Edited By Ludwig Nagl and Chantal Mouffe
David Owen: Democracy, perfectionism and "undetermined messianic hope": Cavell, Derrida and the ethos of democracy-to-come 139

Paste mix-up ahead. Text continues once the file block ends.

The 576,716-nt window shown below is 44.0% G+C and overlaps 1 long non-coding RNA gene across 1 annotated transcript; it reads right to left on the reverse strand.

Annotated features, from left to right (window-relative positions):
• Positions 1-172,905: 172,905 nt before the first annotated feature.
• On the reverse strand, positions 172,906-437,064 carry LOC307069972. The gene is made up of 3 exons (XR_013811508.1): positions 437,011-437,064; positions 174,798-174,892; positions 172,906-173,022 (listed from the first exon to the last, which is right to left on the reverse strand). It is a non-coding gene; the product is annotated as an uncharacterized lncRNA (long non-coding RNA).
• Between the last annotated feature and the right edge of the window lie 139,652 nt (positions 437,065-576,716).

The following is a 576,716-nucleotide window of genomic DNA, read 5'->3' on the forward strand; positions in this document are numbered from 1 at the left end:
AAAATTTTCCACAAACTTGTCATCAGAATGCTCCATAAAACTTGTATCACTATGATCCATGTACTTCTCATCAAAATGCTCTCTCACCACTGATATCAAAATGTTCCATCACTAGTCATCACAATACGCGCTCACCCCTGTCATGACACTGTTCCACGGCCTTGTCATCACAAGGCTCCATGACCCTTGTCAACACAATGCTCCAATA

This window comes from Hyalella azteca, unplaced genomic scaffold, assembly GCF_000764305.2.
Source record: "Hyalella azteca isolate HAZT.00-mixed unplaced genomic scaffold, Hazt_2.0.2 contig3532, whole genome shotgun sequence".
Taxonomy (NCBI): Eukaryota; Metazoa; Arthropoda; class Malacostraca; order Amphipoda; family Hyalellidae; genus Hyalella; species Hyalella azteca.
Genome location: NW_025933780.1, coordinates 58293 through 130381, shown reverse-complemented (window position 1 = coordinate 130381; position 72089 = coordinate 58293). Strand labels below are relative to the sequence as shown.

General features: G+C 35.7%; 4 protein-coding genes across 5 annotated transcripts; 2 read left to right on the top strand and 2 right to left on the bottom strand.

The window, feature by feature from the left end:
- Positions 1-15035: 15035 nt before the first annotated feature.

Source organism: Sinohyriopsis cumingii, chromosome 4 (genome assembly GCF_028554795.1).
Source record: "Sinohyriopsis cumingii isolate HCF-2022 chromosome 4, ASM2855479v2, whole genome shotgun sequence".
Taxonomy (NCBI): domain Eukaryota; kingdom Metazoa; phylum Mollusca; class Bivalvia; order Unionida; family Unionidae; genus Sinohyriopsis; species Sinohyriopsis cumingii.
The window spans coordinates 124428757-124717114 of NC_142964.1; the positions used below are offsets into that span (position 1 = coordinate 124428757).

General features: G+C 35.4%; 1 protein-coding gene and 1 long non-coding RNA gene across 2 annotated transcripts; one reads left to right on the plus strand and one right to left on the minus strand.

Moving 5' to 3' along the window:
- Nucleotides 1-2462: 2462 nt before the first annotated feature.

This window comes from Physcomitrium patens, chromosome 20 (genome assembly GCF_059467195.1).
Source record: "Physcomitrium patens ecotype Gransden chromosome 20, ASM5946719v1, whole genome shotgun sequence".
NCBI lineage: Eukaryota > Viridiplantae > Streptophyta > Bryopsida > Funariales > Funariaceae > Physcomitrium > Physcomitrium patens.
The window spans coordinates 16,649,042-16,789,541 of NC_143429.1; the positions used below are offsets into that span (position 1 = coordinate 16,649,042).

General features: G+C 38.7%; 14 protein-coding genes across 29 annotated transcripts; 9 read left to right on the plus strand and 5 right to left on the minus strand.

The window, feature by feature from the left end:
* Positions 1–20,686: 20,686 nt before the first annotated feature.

David Owen Democracy, perfectionism and "undetermined messianic hope" Cavell, Derrida and the ethos of democracy-to-come Our only task is to be just. That is, we must only point out and resolve the injustices of philosophy, and not posit new parties- and creeds. Ludwig Wittgenstein To speak of Wittgenstein 's legacy with respect to the field of political philosophy may still seem curious, even perverse, despite (or perhaps because ot) the exis- tence of literatures claiming Wittgenstein 's philosophy for the articulation of conservative or, more rarely, radical attitudes. Yet it is this legacy of which this essay will attempt to speak. It will do so by seeking to elucidate Wittgenstein's legacy via a consideration of the topics of justice, democracy and perfectionism in the work of Stanley Cavell, and to draw out some similarities between this position and that presented by Jacques Derrida. In 'The Priority of Democracy to Philosophy', Rorty offers a deflationary pragmatist endorsement of Rawls' political liberalism which argues both against the need for philosophical justifications of democracy: '[it] is not evident that [democratic institutions] are to be measured by anything more specific than the moral intuitions of the community that has created those institutions'' - and against the relevance of any connection between democracy and perfectionism: 'even if the typical character types of liberal democracies are bland, calculating, petty, and unheroic, the prevalence of such people may be a reasonable price to pay for political freedom. ' 2 By contrast, I will suggest that Derrida...
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